I try to guard myself against the “it’s newest so it’s the best EVER” reaction that often permeates fandoms. We can tend to live and breathe a movie or a show as soon as it premieres, reworking our rank lists to show how this is the best ever…until the next new movie or show in that universe comes out. I get the excitement. I often share it myself! But I’m always cautious about saying “best” when reflecting on a new movie or show. Yet it’s impossible to deny the sheer beauty and joy of Disney+’s Ms. Marvel show. Each episode fills my heart in a way nothing else in the Marvel Cinematic Universe has. As far as I’m concerned, it is easily the most joyful entry in the MCU. I think it’s far and away the most important show Disney+ has done so far, too. And it may well be the best. We’ll see ;D. So I want to explore these emotions through the lens of how Kamala’s powers changed for the Disney+ show…in a way that’s far closer to her comic roots than I first realized.
On July 6th, Marvel announced that after the conclusion of Civil War II a young woman named Riri Williams will take over for Tony Stark as Iron Man. Fandom reacted as it always does. There was intrigue. There was optimism. There was excitement. Annnd there were the usual (tired) cries of it being a p.c.-driven agenda or proof that Marvel is out of ideas, echoed in the familiar refrain of, “I don’t mind a female/minority/etc. superhero…but why can’t they have their own identity??” But I’d like to argue if you think Spider-Man is simply Peter Parker, you’ve missed the entire point. Spider-Man represents so much more than Peter Parker. Spider-Man is a symbol, an ideal. The more people we see picking up that mantle, the more people we see embodying that symbol, the better. This is as true for Spider-Man as it is for Iron Man or any comic book superhero. Continue reading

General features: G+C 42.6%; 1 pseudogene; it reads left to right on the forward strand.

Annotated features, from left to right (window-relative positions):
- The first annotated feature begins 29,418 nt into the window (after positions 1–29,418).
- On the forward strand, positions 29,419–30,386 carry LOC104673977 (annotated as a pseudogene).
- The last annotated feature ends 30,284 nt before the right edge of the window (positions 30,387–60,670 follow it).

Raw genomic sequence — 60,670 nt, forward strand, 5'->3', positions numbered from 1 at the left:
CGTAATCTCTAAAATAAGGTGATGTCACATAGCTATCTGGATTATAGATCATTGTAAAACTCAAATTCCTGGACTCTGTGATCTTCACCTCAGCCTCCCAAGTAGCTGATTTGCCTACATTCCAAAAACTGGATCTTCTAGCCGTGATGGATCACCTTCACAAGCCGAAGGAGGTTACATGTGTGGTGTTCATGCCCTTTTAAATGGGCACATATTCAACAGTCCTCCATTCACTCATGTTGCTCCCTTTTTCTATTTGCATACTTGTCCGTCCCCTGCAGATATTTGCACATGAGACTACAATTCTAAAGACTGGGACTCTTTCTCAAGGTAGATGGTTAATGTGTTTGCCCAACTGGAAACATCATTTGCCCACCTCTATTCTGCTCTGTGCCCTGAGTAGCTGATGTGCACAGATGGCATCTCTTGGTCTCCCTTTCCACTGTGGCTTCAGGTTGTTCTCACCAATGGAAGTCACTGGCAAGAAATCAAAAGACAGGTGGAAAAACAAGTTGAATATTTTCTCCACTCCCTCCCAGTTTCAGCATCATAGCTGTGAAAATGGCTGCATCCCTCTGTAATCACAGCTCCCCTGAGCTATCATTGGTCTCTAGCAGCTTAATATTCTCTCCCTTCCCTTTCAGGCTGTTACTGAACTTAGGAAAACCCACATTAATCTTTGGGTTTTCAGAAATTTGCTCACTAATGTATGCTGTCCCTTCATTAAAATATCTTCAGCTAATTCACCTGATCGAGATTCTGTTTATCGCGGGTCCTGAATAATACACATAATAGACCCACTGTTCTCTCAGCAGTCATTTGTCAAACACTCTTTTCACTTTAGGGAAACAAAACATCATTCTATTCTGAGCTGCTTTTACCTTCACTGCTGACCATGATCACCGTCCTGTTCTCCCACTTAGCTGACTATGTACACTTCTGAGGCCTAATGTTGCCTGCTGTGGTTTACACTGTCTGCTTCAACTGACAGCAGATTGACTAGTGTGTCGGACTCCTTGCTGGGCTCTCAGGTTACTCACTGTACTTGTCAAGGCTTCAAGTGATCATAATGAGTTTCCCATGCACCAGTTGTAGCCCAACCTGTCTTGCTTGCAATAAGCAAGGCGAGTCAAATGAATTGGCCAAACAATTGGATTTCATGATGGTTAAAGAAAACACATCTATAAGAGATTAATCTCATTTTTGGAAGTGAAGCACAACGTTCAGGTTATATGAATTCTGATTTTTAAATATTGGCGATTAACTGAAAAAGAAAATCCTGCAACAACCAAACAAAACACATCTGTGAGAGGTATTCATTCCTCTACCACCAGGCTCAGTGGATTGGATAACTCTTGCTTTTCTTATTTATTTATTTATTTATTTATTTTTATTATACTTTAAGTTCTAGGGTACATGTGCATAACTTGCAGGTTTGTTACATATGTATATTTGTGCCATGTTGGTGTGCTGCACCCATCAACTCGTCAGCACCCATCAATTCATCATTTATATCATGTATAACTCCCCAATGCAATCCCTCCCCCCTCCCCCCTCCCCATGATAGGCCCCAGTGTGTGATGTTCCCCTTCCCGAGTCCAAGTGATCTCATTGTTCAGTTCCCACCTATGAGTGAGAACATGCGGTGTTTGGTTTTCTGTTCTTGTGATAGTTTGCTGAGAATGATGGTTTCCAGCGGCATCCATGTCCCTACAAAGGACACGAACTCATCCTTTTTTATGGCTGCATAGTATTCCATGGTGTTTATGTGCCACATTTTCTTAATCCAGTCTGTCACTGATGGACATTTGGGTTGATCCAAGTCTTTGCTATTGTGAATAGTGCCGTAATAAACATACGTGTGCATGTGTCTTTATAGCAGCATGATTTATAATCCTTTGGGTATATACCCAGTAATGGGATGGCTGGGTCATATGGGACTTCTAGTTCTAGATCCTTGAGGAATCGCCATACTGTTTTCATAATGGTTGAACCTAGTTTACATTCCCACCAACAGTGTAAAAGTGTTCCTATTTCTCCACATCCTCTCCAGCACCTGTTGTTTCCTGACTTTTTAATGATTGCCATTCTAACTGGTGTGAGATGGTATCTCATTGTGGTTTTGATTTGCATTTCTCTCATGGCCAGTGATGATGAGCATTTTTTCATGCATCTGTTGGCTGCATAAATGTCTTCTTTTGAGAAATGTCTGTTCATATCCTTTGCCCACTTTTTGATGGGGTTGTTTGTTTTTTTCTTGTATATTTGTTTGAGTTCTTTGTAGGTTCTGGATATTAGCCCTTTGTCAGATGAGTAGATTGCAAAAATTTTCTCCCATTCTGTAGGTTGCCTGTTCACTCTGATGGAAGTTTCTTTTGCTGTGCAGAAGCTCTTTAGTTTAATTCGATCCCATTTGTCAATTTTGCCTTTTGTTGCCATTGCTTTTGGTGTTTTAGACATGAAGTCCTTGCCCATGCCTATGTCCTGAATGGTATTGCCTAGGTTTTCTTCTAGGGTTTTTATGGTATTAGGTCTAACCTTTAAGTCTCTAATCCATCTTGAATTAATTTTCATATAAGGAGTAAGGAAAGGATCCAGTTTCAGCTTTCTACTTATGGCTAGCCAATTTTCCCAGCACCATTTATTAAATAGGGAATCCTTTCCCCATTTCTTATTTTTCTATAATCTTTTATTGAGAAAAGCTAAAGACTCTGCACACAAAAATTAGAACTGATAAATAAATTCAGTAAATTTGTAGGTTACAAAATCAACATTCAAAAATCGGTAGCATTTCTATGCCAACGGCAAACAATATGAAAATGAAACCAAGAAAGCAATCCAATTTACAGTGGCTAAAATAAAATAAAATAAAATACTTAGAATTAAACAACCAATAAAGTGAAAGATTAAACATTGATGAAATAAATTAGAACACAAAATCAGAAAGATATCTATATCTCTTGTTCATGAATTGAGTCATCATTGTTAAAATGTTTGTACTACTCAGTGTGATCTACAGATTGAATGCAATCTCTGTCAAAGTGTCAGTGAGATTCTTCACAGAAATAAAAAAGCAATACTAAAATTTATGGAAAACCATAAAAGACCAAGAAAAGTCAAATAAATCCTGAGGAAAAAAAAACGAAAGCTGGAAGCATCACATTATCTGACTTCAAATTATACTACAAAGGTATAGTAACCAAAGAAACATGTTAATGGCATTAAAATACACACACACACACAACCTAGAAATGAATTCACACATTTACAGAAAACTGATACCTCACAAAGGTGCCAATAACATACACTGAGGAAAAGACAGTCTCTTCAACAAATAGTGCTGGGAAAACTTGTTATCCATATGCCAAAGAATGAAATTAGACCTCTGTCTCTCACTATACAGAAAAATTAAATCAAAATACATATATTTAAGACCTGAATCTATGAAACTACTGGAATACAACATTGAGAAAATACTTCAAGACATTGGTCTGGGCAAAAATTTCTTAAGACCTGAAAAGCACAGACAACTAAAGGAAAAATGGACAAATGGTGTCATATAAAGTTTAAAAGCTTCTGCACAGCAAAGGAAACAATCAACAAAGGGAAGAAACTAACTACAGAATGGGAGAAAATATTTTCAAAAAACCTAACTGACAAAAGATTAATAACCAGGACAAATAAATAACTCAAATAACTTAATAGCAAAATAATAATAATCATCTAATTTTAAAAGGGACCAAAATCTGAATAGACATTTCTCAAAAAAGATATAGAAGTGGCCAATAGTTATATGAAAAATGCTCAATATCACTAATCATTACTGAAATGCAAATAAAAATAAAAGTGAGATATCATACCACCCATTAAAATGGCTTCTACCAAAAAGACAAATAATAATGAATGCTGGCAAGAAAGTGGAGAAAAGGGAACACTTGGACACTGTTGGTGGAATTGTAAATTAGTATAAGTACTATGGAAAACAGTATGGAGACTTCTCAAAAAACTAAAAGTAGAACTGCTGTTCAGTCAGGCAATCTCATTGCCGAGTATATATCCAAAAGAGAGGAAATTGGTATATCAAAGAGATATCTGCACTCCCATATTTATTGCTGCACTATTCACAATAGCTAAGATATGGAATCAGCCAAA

It should go without saying that Islam is a beautiful religion, deserving of reverence and respect. Sadly and disturbingly, we live in a world where this still needs to be said. So in this age of increasing (and terrifying) intolerance, we need Kamala Khan. In this young Muslim, first generation Pakistani-American teenager who becomes the new Ms. Marvel, G. Willow Wilson has created the single most important hero of our age. This is the most overtly theological post I’ve done so far and, as such, it’s very personal. Exploring the intersection of the joy of comic books, living a life of faith, and teaching theology leads me to explore part of the very core of who I am. Continue reading